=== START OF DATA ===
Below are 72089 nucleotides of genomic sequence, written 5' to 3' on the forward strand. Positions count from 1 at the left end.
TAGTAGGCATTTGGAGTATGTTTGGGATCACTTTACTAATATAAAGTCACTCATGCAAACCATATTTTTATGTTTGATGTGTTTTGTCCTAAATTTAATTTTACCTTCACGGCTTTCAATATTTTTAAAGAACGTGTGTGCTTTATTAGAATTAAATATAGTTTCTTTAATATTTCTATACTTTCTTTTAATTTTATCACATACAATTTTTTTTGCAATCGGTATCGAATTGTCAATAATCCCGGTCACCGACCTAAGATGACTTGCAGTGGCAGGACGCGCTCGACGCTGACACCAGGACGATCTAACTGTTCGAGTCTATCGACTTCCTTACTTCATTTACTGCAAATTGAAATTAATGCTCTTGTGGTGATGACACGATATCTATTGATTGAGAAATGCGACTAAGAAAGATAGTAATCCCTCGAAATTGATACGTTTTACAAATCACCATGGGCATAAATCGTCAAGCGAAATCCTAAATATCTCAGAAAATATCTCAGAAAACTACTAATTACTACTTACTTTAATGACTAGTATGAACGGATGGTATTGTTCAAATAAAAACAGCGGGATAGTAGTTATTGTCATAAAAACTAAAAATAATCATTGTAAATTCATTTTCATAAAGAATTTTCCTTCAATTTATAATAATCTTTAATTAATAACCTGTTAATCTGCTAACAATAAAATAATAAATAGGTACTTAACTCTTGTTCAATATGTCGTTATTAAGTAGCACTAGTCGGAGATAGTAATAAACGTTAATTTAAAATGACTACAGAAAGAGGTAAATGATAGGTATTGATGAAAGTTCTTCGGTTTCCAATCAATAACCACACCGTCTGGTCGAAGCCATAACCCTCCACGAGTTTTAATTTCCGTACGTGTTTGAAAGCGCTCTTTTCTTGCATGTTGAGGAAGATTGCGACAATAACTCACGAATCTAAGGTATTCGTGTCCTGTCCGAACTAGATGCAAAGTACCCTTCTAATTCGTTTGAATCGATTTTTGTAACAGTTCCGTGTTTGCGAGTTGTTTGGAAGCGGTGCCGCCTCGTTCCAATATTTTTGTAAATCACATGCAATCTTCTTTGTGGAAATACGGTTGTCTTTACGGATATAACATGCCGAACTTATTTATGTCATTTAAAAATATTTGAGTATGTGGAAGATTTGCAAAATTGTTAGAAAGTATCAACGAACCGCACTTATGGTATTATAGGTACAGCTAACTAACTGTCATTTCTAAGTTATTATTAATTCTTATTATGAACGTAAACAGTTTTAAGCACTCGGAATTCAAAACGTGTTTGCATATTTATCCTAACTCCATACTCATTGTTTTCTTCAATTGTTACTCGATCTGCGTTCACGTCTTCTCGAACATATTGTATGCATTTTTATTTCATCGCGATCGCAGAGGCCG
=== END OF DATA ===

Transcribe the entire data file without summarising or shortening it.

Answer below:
Below are 72089 nucleotides of genomic sequence, written 5' to 3' on the forward strand. Positions count from 1 at the left end.
TAGTAGGCATTTGGAGTATGTTTGGGATCACTTTACTAATATAAAGTCACTCATGCAAACCATATTTTTATGTTTGATGTGTTTTGTCCTAAATTTAATTTTACCTTCACGGCTTTCAATATTTTTAAAGAACGTGTGTGCTTTATTAGAATTAAATATAGTTTCTTTAATATTTCTATACTTTCTTTTAATTTTATCACATACAATTTTTTTTGCAATCGGTATCGAATTGTCAATAATCCCGGTCACCGACCTAAGATGACTTGCAGTGGCAGGACGCGCTCGACGCTGACACCAGGACGATCTAACTGTTCGAGTCTATCGACTTCCTTACTTCATTTACTGCAAATTGAAATTAATGCTCTTGTGGTGATGACACGATATCTATTGATTGAGAAATGCGACTAAGAAAGATAGTAATCCCTCGAAATTGATACGTTTTACAAATCACCATGGGCATAAATCGTCAAGCGAAATCCTAAATATCTCAGAAAATATCTCAGAAAACTACTAATTACTACTTACTTTAATGACTAGTATGAACGGATGGTATTGTTCAAATAAAAACAGCGGGATAGTAGTTATTGTCATAAAAACTAAAAATAATCATTGTAAATTCATTTTCATAAAGAATTTTCCTTCAATTTATAATAATCTTTAATTAATAACCTGTTAATCTGCTAACAATAAAATAATAAATAGGTACTTAACTCTTGTTCAATATGTCGTTATTAAGTAGCACTAGTCGGAGATAGTAATAAACGTTAATTTAAAATGACTACAGAAAGAGGTAAATGATAGGTATTGATGAAAGTTCTTCGGTTTCCAATCAATAACCACACCGTCTGGTCGAAGCCATAACCCTCCACGAGTTTTAATTTCCGTACGTGTTTGAAAGCGCTCTTTTCTTGCATGTTGAGGAAGATTGCGACAATAACTCACGAATCTAAGGTATTCGTGTCCTGTCCGAACTAGATGCAAAGTACCCTTCTAATTCGTTTGAATCGATTTTTGTAACAGTTCCGTGTTTGCGAGTTGTTTGGAAGCGGTGCCGCCTCGTTCCAATATTTTTGTAAATCACATGCAATCTTCTTTGTGGAAATACGGTTGTCTTTACGGATATAACATGCCGAACTTATTTATGTCATTTAAAAATATTTGAGTATGTGGAAGATTTGCAAAATTGTTAGAAAGTATCAACGAACCGCACTTATGGTATTATAGGTACAGCTAACTAACTGTCATTTCTAAGTTATTATTAATTCTTATTATGAACGTAAACAGTTTTAAGCACTCGGAATTCAAAACGTGTTTGCATATTTATCCTAACTCCATACTCATTGTTTTCTTCAATTGTTACTCGATCTGCGTTCACGTCTTCTCGAACATATTGTATGCATTTTTATTTCATCGCGATCGCAGAGGCCG